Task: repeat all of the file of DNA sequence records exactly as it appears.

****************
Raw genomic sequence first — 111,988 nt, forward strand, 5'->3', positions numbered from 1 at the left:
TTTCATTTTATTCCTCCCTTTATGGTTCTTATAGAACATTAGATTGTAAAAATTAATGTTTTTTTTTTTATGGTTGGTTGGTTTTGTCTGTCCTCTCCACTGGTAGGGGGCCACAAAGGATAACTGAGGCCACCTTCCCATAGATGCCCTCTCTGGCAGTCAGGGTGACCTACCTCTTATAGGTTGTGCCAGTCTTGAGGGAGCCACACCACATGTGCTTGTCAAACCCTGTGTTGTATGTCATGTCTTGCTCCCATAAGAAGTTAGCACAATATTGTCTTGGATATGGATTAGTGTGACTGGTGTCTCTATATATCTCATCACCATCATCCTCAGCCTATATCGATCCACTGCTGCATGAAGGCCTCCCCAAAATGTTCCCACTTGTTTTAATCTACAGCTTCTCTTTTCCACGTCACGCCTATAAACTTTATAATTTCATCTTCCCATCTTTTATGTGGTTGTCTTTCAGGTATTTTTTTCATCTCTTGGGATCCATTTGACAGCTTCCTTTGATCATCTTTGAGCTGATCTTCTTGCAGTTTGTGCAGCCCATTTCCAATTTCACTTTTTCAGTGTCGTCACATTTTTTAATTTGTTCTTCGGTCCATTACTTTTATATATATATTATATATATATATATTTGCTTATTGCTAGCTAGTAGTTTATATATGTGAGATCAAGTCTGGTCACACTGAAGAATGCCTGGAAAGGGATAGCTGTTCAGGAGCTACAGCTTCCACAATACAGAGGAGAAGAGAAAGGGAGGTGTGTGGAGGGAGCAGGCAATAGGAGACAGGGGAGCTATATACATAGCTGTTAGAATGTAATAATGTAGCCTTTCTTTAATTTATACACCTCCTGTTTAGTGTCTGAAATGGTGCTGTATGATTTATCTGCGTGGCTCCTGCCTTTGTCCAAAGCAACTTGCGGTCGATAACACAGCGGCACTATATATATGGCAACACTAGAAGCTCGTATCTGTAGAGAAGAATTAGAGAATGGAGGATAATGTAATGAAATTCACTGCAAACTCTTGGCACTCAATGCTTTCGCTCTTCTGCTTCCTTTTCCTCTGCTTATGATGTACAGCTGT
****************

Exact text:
Raw genomic sequence first — 111,988 nt, forward strand, 5'->3', positions numbered from 1 at the left:
TTTCATTTTATTCCTCCCTTTATGGTTCTTATAGAACATTAGATTGTAAAAATTAATGTTTTTTTTTTTATGGTTGGTTGGTTTTGTCTGTCCTCTCCACTGGTAGGGGGCCACAAAGGATAACTGAGGCCACCTTCCCATAGATGCCCTCTCTGGCAGTCAGGGTGACCTACCTCTTATAGGTTGTGCCAGTCTTGAGGGAGCCACACCACATGTGCTTGTCAAACCCTGTGTTGTATGTCATGTCTTGCTCCCATAAGAAGTTAGCACAATATTGTCTTGGATATGGATTAGTGTGACTGGTGTCTCTATATATCTCATCACCATCATCCTCAGCCTATATCGATCCACTGCTGCATGAAGGCCTCCCCAAAATGTTCCCACTTGTTTTAATCTACAGCTTCTCTTTTCCACGTCACGCCTATAAACTTTATAATTTCATCTTCCCATCTTTTATGTGGTTGTCTTTCAGGTATTTTTTTCATCTCTTGGGATCCATTTGACAGCTTCCTTTGATCATCTTTGAGCTGATCTTCTTGCAGTTTGTGCAGCCCATTTCCAATTTCACTTTTTCAGTGTCGTCACATTTTTTAATTTGTTCTTCGGTCCATTACTTTTATATATATATTATATATATATATATTTGCTTATTGCTAGCTAGTAGTTTATATATGTGAGATCAAGTCTGGTCACACTGAAGAATGCCTGGAAAGGGATAGCTGTTCAGGAGCTACAGCTTCCACAATACAGAGGAGAAGAGAAAGGGAGGTGTGTGGAGGGAGCAGGCAATAGGAGACAGGGGAGCTATATACATAGCTGTTAGAATGTAATAATGTAGCCTTTCTTTAATTTATACACCTCCTGTTTAGTGTCTGAAATGGTGCTGTATGATTTATCTGCGTGGCTCCTGCCTTTGTCCAAAGCAACTTGCGGTCGATAACACAGCGGCACTATATATATGGCAACACTAGAAGCTCGTATCTGTAGAGAAGAATTAGAGAATGGAGGATAATGTAATGAAATTCACTGCAAACTCTTGGCACTCAATGCTTTCGCTCTTCTGCTTCCTTTTCCTCTGCTTATGATGTACAGCTGT